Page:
The fundamental problem in digital record-keeping is establishing consensus on an update to a ledger, e.g., a payment. Consensus must be achieved in the presence of faults — situations in which some computers are offline or fail to function appropriately. Traditional centralized record-keeping systems rely on trust in a single entity to achieve consensus. Blockchains decentralize record-keeping, dispensing with the need for trust in a single entity, but some instead build a consensus based on the wasteful expenditure of computational resources (proof-of-work). An ideal method of consensus would be tolerant to faults, avoid the waste of computational resources, and be capable of implementing all individually rational transfers of value among agents. We prove a Blockchain Trilemma: Any method of consensus, be it centralized or decentralized, must give up (i) fault-tolerance, (ii) resource-efficiency, or (iii) full transferability.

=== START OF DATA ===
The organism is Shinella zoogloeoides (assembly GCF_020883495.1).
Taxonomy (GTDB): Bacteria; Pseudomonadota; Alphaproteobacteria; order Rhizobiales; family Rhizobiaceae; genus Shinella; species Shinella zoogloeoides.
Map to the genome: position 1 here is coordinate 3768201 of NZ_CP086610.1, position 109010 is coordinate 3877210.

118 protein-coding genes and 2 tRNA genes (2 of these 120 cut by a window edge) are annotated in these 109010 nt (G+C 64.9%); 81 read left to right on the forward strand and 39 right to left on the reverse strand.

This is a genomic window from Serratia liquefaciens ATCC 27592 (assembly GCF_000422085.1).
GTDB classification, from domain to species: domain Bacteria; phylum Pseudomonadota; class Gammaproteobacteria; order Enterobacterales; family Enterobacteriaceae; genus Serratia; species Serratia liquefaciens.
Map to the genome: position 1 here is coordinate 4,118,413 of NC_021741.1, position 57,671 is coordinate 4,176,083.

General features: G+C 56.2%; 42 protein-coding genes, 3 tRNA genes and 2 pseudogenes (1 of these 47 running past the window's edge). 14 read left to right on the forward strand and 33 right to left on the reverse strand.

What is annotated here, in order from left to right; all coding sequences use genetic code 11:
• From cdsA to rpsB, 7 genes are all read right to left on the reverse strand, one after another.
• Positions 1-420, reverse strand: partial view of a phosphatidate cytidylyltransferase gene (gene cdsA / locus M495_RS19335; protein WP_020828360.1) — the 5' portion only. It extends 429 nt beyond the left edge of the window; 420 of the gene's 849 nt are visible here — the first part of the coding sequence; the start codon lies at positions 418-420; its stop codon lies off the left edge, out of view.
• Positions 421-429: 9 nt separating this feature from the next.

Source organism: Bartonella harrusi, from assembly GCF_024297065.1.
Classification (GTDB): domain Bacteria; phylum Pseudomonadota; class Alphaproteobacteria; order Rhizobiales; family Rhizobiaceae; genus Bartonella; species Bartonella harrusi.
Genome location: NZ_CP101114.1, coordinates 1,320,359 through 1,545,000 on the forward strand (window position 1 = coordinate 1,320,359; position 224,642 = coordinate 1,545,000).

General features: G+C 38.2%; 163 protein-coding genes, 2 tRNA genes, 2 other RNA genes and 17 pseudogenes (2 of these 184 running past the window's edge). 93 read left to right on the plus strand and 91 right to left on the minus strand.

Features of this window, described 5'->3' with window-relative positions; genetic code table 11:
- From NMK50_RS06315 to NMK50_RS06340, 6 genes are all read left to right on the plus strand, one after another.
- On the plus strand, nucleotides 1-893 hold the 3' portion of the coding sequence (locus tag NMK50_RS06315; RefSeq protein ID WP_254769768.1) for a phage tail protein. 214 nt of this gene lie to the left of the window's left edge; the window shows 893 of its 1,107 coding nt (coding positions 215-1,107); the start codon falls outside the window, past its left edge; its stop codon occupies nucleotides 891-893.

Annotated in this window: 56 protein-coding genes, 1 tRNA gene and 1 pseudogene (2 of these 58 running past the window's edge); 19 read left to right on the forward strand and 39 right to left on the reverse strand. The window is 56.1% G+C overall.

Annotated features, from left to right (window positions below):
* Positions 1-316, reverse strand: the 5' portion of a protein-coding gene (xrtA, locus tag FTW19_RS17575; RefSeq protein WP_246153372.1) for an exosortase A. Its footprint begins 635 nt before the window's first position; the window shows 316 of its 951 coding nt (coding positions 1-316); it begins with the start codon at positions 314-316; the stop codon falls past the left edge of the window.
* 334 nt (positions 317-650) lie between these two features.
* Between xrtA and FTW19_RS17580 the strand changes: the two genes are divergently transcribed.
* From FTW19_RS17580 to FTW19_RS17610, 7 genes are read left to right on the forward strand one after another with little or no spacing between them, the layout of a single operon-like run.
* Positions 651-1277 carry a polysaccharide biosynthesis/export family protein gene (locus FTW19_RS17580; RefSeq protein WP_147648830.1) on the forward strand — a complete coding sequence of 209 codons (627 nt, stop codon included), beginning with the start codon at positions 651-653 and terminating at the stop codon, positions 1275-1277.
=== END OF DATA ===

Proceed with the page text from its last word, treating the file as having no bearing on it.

WP 22-15 – We develop an economic theory to study the design of blockchain record-keeping protocols. Our main result characterizes the fundamental tradeoffs that arise when record-keepers must be provided with incentives to behave honestly.